A homeowner filed an administrative petition against his homeowners’ association for overspending on legal fees without the owners’ approval. An Administrative Law Judge (“ALJ”) in the Office of Administrative Hearings (“OAH”) entered judgment for the homeowner. Two years later, the homeowner filed a complaint in superior court, alleging that the association had failed to comply with the ALJ’s order and seeking enforcement of the decision by contempt. The superior court dismissed the complaint, reasoning that only OAH had authority to enforce an ALJ’s order by contempt. The homeowner appealed.
The Court of Appeals held that jurisdiction in the contempt action lay with the superior court, not OAH. The Court reasoned that the superior court is a court of general jurisdiction and has inherent contempt authority. By contrast, an agency such as OAH only has the authority delegated to it by the Legislature. OAH’s statutory authority is limited to adjudicating “contested cases” and “appealable agency actions,” neither of which includes contempt proceedings to enforce legal rights adjudicated in prior actions. Moreover, OAH itself takes the position that it lacks authority to hold contempt proceedings.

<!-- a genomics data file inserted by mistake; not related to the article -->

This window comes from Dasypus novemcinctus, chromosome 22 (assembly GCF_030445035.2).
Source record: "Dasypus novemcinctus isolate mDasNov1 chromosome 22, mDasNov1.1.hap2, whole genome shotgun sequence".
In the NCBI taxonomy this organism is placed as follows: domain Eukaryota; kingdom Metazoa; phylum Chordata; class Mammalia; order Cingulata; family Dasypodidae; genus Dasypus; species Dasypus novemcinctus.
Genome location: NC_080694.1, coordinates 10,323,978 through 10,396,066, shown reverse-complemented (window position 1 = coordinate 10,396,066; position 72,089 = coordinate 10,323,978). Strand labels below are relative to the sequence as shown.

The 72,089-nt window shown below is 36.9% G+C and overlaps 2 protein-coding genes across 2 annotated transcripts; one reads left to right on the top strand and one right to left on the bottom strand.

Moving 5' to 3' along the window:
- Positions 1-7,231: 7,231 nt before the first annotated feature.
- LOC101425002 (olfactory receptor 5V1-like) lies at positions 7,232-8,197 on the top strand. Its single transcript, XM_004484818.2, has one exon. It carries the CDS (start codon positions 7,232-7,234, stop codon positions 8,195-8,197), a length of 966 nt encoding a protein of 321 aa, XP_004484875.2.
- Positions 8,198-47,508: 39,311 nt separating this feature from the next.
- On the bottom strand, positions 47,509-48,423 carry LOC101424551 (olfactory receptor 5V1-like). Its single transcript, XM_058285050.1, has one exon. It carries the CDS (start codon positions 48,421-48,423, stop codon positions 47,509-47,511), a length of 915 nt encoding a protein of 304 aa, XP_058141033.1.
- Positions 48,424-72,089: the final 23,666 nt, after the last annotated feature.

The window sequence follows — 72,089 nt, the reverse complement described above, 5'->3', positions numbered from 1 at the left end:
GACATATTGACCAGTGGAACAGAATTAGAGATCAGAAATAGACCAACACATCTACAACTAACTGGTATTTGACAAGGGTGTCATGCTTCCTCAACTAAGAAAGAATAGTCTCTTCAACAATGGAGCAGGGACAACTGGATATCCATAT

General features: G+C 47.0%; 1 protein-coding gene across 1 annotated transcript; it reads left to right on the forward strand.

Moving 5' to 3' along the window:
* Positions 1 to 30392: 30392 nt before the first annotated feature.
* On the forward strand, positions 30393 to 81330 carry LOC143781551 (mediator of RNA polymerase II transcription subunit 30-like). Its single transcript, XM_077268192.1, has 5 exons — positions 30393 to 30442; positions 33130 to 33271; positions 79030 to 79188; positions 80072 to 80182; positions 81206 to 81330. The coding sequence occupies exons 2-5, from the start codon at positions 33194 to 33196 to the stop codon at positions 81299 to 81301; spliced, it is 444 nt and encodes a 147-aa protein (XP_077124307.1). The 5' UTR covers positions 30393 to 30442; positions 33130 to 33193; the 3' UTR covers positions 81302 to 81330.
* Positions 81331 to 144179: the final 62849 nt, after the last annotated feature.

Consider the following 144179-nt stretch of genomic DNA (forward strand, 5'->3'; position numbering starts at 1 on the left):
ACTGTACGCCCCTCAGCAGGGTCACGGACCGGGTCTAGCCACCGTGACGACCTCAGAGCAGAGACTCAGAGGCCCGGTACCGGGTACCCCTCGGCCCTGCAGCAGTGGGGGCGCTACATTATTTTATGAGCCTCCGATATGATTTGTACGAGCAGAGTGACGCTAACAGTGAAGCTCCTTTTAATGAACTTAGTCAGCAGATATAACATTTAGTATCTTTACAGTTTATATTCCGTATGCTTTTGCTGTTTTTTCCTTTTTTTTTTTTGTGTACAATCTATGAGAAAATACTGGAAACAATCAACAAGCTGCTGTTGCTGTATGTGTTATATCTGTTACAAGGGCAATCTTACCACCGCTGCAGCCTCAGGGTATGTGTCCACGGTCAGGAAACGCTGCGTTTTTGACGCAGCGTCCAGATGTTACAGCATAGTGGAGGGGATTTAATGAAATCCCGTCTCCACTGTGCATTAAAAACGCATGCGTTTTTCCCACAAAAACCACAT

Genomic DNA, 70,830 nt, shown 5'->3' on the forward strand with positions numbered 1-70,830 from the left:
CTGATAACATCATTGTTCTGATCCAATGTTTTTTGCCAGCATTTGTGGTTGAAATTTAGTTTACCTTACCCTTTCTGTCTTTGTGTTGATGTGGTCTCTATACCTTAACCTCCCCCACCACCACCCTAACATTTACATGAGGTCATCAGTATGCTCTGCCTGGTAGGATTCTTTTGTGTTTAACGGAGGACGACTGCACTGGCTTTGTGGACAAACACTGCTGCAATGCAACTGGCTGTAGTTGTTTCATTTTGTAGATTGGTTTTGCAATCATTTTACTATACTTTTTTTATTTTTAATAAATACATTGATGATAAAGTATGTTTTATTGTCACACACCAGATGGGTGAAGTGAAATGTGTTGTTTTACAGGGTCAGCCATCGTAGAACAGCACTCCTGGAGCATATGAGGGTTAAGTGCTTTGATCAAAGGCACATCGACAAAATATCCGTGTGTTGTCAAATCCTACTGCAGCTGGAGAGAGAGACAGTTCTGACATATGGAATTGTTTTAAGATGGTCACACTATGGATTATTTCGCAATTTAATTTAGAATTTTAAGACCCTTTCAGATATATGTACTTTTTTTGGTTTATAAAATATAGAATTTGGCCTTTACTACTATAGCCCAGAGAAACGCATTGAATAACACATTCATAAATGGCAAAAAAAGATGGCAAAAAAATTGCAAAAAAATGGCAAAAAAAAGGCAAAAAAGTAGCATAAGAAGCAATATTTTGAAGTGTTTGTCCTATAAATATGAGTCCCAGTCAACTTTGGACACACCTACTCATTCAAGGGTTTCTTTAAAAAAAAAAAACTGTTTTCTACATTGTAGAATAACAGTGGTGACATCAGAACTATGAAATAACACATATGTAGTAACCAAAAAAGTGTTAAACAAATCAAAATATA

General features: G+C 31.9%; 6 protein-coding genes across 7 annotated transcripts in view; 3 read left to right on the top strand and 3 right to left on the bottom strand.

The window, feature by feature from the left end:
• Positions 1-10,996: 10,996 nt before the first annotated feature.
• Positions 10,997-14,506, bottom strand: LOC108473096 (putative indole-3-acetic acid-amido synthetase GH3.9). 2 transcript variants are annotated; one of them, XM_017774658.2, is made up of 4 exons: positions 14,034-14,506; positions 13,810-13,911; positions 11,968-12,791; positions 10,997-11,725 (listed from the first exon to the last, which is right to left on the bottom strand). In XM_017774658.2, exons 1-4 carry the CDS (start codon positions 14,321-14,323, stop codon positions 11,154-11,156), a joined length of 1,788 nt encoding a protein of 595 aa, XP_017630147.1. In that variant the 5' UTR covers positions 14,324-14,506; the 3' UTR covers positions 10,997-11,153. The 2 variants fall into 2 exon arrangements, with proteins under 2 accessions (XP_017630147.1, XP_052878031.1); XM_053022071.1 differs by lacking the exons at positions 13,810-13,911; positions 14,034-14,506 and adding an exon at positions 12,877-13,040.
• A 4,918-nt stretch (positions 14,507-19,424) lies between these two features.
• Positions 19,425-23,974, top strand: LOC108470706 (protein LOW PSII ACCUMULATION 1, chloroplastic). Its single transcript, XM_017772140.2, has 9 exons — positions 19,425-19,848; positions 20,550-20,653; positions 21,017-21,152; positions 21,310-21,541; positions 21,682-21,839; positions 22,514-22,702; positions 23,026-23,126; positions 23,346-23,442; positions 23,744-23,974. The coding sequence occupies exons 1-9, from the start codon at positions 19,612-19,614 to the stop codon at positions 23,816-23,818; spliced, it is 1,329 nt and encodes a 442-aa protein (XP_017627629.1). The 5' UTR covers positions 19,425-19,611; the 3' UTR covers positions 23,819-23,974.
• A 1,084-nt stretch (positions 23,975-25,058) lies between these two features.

The Court therefore reversed and remanded.
Judge Cattani wrote the opinion; Judges Morse and Winthrop joined.
Posted by: Josh Bendor